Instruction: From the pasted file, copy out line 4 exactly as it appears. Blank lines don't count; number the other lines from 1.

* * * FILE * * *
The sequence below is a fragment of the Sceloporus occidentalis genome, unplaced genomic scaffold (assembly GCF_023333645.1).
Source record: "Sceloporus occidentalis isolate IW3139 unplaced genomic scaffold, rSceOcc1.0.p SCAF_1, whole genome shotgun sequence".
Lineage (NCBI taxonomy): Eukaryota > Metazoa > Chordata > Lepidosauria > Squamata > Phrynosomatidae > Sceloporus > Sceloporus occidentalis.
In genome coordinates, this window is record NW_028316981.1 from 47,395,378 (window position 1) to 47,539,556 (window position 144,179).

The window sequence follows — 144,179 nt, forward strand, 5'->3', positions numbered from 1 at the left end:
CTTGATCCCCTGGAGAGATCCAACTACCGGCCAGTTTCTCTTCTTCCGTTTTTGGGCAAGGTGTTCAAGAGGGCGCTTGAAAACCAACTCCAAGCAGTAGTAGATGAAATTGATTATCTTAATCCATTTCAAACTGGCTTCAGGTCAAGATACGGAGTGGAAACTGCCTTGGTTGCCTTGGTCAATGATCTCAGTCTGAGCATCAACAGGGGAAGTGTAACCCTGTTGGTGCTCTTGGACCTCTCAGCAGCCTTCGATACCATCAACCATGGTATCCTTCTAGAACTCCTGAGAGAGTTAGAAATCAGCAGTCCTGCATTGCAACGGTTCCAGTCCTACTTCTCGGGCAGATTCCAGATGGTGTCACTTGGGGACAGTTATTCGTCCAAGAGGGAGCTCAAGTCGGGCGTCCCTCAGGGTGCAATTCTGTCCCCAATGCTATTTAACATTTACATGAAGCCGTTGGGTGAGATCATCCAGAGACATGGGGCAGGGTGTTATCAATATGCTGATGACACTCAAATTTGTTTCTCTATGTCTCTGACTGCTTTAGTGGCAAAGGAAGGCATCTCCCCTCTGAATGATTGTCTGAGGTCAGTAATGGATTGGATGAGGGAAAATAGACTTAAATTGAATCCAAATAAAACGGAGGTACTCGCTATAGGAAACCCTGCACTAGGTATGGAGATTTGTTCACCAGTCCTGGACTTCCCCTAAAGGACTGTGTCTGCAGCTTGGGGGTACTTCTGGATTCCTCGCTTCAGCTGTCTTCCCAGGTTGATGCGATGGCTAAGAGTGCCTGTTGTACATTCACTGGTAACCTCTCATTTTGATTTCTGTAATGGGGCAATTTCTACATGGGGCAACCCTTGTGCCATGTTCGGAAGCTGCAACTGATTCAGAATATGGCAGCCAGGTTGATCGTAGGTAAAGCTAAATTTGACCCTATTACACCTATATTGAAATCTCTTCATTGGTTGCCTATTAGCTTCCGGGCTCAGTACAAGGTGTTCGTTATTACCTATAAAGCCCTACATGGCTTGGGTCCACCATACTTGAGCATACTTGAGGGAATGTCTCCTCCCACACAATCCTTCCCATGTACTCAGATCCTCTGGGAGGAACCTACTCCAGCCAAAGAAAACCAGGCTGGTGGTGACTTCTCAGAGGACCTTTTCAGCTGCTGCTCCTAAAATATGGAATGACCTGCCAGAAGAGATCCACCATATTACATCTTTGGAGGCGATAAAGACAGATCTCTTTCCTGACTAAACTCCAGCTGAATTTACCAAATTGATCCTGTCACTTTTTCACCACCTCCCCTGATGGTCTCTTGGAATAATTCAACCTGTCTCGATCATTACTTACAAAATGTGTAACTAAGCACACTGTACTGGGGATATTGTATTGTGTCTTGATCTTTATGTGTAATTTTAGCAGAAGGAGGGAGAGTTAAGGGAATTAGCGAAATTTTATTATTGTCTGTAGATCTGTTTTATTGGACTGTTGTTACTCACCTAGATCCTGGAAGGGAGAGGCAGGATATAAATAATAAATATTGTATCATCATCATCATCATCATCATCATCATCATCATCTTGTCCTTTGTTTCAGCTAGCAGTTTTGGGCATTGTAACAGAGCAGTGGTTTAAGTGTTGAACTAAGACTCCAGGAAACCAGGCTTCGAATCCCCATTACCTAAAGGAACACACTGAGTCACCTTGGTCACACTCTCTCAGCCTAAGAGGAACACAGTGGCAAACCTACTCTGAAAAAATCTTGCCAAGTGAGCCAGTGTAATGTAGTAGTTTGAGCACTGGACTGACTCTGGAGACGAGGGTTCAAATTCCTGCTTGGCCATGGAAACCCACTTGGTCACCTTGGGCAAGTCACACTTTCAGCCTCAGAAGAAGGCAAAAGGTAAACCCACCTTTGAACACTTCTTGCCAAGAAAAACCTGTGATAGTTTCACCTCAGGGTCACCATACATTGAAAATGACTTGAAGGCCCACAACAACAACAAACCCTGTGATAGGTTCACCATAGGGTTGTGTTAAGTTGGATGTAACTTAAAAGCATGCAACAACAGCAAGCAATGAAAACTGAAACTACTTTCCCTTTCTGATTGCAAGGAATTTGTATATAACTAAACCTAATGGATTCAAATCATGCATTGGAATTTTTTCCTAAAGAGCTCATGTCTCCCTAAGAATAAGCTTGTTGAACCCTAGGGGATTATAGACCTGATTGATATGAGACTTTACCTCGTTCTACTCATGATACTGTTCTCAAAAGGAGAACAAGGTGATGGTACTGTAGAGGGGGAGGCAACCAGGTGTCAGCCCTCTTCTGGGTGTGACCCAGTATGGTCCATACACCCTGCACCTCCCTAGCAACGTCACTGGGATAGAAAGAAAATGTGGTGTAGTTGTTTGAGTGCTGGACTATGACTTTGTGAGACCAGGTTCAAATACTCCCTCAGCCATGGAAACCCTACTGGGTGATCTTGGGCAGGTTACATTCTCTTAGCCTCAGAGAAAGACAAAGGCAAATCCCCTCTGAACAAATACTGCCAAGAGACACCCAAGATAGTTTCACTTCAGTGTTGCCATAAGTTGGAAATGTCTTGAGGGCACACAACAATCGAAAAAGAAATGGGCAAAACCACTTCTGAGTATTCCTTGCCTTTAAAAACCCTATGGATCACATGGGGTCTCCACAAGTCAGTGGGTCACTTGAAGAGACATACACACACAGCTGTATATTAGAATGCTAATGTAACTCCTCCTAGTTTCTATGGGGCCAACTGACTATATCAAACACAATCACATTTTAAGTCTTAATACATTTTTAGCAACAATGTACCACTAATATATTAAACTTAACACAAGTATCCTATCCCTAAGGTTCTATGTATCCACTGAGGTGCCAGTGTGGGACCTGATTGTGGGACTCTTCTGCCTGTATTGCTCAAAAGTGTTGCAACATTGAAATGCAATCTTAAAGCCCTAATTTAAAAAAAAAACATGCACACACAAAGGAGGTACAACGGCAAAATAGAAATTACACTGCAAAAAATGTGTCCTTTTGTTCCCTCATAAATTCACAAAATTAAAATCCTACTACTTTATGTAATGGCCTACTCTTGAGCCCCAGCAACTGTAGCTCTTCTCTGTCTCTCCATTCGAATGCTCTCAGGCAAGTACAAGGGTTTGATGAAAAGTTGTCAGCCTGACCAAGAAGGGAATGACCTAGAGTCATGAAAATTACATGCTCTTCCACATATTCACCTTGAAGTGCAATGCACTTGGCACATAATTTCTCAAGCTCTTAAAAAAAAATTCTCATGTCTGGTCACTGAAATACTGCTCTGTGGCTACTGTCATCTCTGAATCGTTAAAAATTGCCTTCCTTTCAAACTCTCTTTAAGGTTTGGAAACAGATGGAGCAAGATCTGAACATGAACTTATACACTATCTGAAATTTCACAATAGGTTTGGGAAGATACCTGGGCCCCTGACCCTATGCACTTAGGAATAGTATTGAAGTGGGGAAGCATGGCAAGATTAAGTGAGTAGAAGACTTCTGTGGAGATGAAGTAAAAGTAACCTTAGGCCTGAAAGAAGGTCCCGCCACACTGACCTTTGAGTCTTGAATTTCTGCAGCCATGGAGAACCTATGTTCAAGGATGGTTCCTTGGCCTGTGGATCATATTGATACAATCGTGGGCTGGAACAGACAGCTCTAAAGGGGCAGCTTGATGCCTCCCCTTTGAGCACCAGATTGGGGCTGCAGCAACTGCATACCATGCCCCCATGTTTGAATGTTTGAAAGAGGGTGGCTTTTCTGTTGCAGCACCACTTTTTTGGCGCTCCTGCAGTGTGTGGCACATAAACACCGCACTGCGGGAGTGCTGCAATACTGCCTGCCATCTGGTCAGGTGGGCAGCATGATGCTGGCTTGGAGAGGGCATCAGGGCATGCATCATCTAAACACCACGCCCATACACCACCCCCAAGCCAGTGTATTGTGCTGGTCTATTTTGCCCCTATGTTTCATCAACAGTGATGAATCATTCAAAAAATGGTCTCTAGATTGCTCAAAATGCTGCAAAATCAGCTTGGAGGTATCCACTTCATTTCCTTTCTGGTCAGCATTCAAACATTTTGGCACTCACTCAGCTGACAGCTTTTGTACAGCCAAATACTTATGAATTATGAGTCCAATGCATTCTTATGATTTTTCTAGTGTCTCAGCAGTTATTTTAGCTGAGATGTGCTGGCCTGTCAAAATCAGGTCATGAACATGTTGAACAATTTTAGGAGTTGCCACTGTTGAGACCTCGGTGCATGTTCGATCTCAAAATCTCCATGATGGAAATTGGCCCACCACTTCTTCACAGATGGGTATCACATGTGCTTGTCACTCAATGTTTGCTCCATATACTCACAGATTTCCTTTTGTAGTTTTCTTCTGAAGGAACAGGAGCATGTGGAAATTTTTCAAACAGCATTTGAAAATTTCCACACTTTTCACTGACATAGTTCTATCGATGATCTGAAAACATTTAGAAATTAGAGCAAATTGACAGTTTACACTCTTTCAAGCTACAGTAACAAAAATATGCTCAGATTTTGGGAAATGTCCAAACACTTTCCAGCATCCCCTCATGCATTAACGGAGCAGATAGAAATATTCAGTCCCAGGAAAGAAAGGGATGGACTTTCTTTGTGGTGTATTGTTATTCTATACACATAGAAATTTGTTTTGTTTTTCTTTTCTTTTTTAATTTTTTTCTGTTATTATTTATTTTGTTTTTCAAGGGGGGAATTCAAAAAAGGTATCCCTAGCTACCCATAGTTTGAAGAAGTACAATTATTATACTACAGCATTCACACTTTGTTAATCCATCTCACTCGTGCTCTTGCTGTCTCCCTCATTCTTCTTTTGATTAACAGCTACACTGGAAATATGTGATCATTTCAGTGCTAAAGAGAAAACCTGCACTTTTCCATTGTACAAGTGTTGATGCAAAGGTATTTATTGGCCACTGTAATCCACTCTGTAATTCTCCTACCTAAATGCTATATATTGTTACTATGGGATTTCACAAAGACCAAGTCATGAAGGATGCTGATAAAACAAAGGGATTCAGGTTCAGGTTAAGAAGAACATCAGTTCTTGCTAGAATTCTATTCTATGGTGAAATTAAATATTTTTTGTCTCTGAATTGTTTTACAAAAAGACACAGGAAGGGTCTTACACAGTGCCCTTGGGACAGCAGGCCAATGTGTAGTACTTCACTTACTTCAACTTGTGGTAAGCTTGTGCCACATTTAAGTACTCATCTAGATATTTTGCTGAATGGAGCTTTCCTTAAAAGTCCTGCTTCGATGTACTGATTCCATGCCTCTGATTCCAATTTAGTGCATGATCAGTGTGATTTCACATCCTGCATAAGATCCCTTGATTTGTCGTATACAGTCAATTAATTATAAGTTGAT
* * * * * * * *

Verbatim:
In genome coordinates, this window is record NW_028316981.1 from 47,395,378 (window position 1) to 47,539,556 (window position 144,179).